Mr McGivern: I think that HMRC has said that it wants to ensure that a charity that makes a claim under the new scheme has a track record in claiming gift aid. That is to try to prevent fraudulent claims from someone who may never before have claimed gift aid because they have no formal link with any donor, but perhaps see this as an opportunity to claim money from Revenue and Customs without any track record in that field.
The Chairperson: Would that create a chicken-and-egg situation? How do you get on?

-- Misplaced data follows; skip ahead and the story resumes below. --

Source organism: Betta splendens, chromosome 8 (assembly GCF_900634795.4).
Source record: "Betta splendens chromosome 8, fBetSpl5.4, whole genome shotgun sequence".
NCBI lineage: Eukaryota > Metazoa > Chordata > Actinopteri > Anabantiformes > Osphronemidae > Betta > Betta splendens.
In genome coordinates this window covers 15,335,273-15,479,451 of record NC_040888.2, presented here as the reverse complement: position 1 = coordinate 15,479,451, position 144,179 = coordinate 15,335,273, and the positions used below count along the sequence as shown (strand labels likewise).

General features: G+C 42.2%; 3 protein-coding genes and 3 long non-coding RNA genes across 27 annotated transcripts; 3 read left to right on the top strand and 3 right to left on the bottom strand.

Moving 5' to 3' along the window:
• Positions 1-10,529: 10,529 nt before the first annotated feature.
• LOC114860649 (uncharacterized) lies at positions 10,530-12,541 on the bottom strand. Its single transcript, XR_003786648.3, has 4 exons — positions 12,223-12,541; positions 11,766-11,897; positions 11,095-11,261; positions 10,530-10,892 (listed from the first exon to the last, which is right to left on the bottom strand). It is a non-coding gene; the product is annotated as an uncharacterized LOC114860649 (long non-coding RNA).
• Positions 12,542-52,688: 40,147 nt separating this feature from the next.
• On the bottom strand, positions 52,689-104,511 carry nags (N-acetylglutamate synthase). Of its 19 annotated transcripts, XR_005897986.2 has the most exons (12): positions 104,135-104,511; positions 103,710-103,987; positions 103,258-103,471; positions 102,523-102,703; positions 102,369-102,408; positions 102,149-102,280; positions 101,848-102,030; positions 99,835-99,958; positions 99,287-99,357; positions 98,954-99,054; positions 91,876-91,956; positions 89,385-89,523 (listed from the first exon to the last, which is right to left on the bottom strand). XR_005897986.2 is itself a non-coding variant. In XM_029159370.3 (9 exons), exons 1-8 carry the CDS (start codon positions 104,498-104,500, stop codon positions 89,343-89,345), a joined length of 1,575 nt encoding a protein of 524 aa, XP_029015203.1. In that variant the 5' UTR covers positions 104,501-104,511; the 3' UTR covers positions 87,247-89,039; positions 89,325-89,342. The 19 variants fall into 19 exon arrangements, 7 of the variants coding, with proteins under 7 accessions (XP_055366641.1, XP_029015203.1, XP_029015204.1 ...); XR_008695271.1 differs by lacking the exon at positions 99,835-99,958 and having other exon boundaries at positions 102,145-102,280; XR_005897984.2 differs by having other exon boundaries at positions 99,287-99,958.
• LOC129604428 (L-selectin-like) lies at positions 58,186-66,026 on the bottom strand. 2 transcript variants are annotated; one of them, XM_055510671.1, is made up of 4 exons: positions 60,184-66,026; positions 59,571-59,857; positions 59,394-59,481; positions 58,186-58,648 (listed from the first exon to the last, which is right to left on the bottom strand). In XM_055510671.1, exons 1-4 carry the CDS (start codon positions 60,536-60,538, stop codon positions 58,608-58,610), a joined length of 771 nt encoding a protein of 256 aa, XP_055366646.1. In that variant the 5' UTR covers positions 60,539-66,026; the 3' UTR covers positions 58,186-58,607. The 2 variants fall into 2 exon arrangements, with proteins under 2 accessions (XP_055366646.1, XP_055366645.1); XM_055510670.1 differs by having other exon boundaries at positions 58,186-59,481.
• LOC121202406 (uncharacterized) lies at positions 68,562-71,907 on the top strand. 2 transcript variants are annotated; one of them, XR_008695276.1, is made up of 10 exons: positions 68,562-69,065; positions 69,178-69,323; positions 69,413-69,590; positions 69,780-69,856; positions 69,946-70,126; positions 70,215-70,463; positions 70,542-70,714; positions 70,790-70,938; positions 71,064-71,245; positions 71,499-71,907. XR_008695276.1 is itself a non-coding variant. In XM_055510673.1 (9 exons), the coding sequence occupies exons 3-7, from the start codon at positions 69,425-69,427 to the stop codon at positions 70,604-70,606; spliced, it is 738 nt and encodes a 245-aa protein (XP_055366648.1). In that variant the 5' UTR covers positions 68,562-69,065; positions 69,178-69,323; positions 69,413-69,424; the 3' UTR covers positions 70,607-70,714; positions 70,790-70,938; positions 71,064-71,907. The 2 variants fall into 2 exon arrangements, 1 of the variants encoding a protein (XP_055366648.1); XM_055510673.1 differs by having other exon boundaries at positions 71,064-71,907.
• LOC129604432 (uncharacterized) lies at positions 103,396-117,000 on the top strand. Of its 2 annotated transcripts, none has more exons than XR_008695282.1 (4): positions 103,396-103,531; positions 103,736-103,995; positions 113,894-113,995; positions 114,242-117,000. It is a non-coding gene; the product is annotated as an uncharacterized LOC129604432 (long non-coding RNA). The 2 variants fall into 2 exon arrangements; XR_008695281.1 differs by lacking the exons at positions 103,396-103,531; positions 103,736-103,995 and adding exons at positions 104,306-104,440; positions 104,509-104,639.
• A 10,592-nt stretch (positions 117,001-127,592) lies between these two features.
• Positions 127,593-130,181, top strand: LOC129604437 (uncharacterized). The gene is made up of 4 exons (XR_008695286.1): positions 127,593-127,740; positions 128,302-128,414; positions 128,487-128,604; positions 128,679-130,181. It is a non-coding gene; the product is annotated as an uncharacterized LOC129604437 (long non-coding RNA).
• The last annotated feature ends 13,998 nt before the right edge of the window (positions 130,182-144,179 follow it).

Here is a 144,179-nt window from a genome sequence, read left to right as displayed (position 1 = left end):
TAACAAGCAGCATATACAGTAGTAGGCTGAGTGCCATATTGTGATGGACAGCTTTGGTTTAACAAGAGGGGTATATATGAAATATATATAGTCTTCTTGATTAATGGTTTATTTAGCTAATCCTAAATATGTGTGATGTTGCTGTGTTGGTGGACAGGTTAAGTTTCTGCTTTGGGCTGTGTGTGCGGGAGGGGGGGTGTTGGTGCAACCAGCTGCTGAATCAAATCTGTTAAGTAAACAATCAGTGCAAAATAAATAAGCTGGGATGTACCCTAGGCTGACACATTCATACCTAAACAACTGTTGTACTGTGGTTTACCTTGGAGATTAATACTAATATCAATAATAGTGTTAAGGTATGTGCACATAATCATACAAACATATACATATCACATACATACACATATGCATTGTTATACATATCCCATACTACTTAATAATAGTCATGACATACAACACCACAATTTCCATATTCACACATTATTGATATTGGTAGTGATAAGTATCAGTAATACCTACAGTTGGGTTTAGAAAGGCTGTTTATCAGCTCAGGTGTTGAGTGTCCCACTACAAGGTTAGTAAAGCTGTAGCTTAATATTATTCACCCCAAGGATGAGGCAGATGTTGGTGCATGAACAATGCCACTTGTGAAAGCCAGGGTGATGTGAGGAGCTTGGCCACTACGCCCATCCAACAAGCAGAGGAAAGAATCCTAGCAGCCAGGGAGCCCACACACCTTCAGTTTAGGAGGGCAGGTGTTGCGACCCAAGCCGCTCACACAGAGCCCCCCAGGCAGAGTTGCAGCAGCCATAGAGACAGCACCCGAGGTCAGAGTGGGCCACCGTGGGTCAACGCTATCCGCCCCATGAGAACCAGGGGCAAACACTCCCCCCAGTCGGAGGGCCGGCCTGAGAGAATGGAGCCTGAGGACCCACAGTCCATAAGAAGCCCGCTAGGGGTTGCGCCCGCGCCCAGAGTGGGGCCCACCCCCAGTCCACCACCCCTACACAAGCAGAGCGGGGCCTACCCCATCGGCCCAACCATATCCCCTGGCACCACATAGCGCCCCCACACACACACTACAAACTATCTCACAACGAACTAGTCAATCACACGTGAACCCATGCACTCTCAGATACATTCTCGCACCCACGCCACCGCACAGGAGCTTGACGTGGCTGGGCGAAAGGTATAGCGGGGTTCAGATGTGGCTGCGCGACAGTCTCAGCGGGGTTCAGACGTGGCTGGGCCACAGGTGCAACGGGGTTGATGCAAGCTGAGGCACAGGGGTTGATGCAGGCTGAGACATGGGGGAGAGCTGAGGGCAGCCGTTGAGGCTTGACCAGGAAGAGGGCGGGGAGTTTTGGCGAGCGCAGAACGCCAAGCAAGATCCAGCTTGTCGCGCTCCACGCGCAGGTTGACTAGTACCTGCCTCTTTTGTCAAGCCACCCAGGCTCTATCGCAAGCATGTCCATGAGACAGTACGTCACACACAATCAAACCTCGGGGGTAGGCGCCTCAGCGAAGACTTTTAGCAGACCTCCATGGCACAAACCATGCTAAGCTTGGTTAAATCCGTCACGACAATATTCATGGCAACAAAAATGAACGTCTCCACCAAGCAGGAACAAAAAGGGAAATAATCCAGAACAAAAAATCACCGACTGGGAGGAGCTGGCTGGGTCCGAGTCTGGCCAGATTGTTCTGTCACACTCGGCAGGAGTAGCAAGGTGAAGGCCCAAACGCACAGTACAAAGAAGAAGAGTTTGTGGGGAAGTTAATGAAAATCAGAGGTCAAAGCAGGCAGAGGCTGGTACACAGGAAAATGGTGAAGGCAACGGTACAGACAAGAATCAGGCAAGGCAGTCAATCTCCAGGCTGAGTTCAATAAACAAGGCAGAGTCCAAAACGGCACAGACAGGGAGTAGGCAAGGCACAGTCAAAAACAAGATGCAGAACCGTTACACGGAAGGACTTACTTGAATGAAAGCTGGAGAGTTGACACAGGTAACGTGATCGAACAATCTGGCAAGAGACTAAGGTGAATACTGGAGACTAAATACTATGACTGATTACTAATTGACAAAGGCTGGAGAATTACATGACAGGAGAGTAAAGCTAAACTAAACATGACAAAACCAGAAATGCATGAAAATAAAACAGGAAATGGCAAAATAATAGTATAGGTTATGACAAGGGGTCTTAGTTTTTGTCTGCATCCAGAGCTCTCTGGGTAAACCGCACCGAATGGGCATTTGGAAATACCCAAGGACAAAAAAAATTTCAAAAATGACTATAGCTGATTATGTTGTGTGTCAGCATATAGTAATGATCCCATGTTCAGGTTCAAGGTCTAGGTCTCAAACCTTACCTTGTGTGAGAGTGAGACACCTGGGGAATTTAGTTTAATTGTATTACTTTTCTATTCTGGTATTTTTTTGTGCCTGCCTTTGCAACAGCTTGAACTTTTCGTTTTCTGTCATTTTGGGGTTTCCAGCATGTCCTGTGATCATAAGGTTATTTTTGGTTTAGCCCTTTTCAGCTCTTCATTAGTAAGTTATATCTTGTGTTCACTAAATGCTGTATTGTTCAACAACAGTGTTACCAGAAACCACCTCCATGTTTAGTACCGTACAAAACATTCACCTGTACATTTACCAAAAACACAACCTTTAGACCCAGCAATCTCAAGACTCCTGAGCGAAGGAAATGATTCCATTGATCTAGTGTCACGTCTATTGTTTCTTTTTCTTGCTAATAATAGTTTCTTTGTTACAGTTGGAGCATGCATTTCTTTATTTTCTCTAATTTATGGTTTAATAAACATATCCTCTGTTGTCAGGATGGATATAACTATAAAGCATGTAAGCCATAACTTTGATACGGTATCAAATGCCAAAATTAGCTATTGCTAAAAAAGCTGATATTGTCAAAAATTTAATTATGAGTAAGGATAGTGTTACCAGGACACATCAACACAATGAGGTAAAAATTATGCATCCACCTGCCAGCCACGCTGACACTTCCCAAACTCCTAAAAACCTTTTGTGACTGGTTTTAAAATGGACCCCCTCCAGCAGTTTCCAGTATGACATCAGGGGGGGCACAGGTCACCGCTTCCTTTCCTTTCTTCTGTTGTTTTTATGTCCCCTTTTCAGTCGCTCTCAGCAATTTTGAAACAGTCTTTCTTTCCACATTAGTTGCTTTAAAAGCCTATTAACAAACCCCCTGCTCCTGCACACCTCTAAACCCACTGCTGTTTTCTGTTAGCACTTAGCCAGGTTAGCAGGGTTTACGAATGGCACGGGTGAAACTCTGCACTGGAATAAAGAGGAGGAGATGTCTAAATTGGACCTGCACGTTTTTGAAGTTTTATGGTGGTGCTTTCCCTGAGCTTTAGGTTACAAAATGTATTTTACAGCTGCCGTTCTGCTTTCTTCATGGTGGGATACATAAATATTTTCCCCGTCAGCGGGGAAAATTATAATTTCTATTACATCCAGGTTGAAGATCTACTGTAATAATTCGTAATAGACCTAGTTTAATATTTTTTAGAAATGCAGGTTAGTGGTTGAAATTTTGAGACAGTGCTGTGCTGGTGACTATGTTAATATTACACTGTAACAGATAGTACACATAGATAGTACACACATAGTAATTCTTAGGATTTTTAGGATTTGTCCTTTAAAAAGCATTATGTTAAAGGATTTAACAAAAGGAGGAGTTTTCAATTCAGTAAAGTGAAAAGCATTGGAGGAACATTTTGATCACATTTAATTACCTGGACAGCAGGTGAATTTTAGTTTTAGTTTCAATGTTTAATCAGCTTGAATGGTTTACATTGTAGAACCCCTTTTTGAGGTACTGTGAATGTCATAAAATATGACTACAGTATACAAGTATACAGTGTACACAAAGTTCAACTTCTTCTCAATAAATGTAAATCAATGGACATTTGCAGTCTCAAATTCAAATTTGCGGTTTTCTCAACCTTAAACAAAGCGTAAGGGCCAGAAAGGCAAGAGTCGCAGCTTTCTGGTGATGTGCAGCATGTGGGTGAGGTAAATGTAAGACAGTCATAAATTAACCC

Mr McGivern: We would encourage any Northern Ireland charity, through organisations such as NICVA, to avail themselves of the gift aid scheme. It is a fairly simplified process, and help is available for charities here, even very small ones, who want to get onto that scheme. Obviously, you have to be registered for that scheme first before you can avail yourself of this new small donation scheme. During the Westminster Committee Stage, further representations may be made and that three-year qualifying period could be relaxed, perhaps to one year.
The Chairperson: OK. Michael, were you looking in there?
Mr Brady: No.
The Chairperson: OK. No other members want to intervene, so I thank you, Roy and Andrea, for your help this morning.